During the 1960s, a generation gap emerged in styles of men's hats. Some formal hats continued to be worn by men of working age, while the headgear of the younger generation tended to be part of a larger fashion or political statement. Overall, however, the hat became less ubiquitous than it had been in the 1950s. (See Reference 1.)
The Peaked Cap
Made of suede, felt or corduroy, the fisherman's-style peaked cap was a throwback to the Beatnik movement of the 1950s, exemplified by Jack Kerouac's “On The Road.” It was typically worn with a suede or sheepskin jacket. It reached the height of its popularity in the mid-1960s. Pop stars such as John Lennon and Donovan wore them, but it will forever be most closely associated with Bob Dylan, who sported one on the cover of his debut album.
The Wide-brimmed Hat
The wide-brimmed hat came into its own during the psychedelic era. It could be worn with hip items such as mock-Regency tunics with raised collars, flowing silk shirts and fur coats. The wide-brimmed hats perhaps best-remembered today are those worn by Jimi Hendrix in concert, who enlivened the headband with feathers and Native American beads. Another great exponent was Sly Stone of Sly and the Family Stone.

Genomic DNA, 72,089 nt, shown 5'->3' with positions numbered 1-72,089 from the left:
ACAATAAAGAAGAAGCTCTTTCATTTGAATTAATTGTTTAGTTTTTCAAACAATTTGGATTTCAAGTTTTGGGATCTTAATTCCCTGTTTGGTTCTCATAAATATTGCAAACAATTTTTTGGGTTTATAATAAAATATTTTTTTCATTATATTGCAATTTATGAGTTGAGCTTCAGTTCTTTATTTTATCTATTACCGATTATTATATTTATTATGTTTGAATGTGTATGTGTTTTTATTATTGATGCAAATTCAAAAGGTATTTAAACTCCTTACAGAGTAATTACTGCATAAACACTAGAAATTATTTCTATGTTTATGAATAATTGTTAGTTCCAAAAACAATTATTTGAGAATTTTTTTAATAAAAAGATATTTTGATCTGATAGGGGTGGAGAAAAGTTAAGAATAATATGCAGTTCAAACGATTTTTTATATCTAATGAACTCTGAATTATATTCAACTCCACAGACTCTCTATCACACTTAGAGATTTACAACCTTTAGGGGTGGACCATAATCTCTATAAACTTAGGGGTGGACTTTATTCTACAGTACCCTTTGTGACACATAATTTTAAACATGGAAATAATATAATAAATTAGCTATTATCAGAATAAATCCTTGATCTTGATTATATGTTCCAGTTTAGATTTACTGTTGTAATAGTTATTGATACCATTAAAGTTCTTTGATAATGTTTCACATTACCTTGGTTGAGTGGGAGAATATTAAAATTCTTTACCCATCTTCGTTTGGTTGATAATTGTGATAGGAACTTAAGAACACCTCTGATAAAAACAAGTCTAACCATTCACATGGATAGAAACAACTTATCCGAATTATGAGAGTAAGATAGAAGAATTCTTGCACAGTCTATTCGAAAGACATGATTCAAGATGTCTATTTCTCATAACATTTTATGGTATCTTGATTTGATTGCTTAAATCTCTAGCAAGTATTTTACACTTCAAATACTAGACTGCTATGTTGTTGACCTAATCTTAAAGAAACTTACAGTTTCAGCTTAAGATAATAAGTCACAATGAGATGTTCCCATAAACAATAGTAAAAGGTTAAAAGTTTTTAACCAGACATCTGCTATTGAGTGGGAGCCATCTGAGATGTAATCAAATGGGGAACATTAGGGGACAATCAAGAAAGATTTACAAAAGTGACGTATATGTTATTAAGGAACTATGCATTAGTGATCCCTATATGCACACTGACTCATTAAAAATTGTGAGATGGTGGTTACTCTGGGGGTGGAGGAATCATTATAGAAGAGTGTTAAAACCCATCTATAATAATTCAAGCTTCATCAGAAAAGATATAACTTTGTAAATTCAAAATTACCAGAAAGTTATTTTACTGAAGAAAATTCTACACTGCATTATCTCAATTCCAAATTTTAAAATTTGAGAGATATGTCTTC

Cuban revolutionary Che Guevara turned the humble beret into a style icon. As flower-power gave way to a more militant mood, the beret was adopted by would-be revolutionaries in many countries. In Britain, a combat jacket from the Army and Navy Surplus Store and a Che Guevara T-shirt would complete the look. In the U.S., it became particularly associated with the Black Panther movement, and it caused controversy when it was worn by some African-American athletes at the 1968 Olympic Games in Mexico.
In America, the fedora, with its pinched crown and drooping brim, continued to be popular with the average family man at least until the mid-1960s. Over the years the brim shrank in size, lessening its use as a practical protection from the elements.
The Bowler Hat
The “bowler” was noted for its hard crown and curled brim. It was still popular in business circles in Britain at the start of the decade. By the end of the 60s, it was rarely seen outside of the square mile of London's financial district.